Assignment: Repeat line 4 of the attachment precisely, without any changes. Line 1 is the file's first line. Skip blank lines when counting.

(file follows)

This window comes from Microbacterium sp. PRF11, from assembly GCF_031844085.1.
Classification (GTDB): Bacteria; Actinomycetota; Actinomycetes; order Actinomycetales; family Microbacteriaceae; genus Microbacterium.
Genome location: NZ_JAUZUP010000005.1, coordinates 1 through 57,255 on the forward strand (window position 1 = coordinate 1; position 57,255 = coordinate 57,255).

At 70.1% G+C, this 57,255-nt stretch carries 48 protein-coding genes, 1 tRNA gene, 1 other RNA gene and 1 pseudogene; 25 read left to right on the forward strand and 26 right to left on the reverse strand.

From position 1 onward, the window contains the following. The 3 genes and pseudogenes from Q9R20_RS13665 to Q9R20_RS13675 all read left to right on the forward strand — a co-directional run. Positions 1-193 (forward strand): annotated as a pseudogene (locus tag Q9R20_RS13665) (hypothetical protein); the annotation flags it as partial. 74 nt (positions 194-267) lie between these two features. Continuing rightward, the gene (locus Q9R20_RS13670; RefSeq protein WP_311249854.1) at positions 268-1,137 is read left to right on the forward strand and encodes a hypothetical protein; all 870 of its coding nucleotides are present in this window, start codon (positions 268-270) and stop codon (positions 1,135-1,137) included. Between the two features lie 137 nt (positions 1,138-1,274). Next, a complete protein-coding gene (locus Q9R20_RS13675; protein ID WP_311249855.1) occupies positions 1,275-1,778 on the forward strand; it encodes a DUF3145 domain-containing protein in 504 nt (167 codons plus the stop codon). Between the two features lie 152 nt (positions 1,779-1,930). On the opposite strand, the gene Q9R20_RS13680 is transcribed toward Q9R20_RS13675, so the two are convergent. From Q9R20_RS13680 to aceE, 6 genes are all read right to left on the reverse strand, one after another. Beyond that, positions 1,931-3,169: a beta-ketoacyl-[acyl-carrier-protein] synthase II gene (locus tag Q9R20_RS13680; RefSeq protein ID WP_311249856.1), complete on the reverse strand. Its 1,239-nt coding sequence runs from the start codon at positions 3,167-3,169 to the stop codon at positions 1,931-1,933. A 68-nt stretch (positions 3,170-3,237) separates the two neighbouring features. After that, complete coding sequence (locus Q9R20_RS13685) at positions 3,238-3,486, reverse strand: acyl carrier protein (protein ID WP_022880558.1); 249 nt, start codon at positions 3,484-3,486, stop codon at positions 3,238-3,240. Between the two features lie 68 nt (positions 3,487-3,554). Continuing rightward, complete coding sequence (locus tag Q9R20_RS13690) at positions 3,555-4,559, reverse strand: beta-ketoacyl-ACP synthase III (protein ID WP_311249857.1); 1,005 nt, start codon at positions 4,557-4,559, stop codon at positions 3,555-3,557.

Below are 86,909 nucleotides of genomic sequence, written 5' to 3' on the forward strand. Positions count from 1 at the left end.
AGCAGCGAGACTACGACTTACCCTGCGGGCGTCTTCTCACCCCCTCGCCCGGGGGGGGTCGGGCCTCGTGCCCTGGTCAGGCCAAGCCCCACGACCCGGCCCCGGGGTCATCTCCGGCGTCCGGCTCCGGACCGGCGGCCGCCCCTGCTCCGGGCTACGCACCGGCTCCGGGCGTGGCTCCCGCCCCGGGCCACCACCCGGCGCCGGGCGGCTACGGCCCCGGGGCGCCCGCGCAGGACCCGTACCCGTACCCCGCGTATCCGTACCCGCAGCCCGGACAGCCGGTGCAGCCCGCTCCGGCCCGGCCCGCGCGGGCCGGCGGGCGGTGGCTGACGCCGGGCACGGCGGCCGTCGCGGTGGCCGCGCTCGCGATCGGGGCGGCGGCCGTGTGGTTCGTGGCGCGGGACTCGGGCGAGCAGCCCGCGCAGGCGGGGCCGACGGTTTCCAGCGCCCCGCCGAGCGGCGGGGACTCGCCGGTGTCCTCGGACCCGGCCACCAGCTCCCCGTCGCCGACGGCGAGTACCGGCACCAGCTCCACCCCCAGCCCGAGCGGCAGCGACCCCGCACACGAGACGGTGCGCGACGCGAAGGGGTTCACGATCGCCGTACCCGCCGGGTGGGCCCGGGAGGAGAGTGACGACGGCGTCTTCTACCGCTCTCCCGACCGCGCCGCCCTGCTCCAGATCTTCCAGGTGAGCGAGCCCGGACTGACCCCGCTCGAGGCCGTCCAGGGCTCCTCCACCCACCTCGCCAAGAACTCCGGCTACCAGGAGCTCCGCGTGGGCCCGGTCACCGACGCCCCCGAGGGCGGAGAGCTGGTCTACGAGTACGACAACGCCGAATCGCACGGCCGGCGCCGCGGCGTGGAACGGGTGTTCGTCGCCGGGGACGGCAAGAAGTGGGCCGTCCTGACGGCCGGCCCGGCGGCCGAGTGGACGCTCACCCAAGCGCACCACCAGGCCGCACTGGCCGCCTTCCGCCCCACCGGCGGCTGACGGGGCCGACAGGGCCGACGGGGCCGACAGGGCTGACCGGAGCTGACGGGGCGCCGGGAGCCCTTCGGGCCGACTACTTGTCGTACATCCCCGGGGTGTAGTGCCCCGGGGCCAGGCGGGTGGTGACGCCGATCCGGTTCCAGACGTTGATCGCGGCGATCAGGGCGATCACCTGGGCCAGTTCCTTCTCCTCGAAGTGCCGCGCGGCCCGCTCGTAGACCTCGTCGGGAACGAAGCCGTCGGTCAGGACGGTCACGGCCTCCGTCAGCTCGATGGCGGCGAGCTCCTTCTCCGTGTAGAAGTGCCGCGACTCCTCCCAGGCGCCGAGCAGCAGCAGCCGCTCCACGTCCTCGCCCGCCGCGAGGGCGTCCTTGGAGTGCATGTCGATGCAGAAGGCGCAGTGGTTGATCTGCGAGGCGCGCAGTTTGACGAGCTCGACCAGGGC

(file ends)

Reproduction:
At 70.1% G+C, this 57,255-nt stretch carries 48 protein-coding genes, 1 tRNA gene, 1 other RNA gene and 1 pseudogene; 25 read left to right on the forward strand and 26 right to left on the reverse strand.